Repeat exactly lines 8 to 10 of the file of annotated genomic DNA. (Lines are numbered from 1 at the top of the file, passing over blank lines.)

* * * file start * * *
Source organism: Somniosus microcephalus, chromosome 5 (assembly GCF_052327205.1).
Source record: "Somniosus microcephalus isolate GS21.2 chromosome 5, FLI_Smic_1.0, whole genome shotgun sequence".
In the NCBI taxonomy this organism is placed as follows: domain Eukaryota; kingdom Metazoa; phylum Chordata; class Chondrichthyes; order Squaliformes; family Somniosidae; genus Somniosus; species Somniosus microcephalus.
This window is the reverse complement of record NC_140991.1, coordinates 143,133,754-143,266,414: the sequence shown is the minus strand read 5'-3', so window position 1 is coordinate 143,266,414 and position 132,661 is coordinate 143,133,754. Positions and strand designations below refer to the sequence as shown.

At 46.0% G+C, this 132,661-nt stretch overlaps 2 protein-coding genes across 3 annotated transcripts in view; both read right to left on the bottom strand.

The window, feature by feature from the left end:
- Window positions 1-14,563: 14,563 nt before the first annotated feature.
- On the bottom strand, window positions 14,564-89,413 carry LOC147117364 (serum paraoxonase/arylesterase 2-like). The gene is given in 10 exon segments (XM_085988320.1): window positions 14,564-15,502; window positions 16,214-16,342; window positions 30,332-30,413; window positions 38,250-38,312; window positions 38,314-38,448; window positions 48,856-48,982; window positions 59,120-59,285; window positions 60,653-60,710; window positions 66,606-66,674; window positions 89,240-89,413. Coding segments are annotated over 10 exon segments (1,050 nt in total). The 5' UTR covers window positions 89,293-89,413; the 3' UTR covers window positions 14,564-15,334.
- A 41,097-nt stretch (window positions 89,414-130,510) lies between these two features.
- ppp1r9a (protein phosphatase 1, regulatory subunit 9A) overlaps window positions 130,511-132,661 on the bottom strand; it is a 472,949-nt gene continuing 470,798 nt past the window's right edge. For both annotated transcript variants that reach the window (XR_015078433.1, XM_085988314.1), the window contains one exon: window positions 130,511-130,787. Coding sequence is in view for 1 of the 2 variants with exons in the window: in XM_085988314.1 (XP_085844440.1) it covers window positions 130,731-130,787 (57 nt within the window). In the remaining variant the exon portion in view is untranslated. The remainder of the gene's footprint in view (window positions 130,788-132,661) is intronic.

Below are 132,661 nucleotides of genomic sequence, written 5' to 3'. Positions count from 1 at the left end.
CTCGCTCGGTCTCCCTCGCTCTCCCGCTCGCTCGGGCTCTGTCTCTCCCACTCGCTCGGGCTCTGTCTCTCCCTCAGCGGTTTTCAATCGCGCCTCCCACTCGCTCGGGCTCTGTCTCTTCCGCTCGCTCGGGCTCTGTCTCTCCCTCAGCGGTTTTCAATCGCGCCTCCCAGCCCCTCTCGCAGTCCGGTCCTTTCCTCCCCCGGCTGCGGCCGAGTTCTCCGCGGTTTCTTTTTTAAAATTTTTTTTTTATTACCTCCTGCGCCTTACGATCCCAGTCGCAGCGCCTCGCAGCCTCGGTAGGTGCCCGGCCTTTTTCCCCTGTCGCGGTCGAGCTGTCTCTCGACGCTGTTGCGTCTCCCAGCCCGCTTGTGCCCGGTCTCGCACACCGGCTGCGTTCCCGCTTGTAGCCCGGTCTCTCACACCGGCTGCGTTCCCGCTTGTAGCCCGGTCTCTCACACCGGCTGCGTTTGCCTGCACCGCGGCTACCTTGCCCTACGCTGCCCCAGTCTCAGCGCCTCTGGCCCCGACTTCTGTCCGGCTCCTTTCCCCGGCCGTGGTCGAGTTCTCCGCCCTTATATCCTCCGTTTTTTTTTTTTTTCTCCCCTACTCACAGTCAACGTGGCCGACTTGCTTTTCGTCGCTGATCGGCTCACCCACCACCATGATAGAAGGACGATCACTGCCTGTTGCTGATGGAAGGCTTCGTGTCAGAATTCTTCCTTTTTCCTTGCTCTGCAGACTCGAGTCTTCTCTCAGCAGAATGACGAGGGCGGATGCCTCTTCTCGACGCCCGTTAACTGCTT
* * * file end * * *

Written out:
- On the bottom strand, window positions 14,564-89,413 carry LOC147117364 (serum paraoxonase/arylesterase 2-like). The gene is given in 10 exon segments (XM_085988320.1): window positions 14,564-15,502; window positions 16,214-16,342; window positions 30,332-30,413; window positions 38,250-38,312; window positions 38,314-38,448; window positions 48,856-48,982; window positions 59,120-59,285; window positions 60,653-60,710; window positions 66,606-66,674; window positions 89,240-89,413. Coding segments are annotated over 10 exon segments (1,050 nt in total). The 5' UTR covers window positions 89,293-89,413; the 3' UTR covers window positions 14,564-15,334.
- A 41,097-nt stretch (window positions 89,414-130,510) lies between these two features.
- ppp1r9a (protein phosphatase 1, regulatory subunit 9A) overlaps window positions 130,511-132,661 on the bottom strand; it is a 472,949-nt gene continuing 470,798 nt past the window's right edge. For both annotated transcript variants that reach the window (XR_015078433.1, XM_085988314.1), the window contains one exon: window positions 130,511-130,787. Coding sequence is in view for 1 of the 2 variants with exons in the window: in XM_085988314.1 (XP_085844440.1) it covers window positions 130,731-130,787 (57 nt within the window). In the remaining variant the exon portion in view is untranslated. The remainder of the gene's footprint in view (window positions 130,788-132,661) is intronic.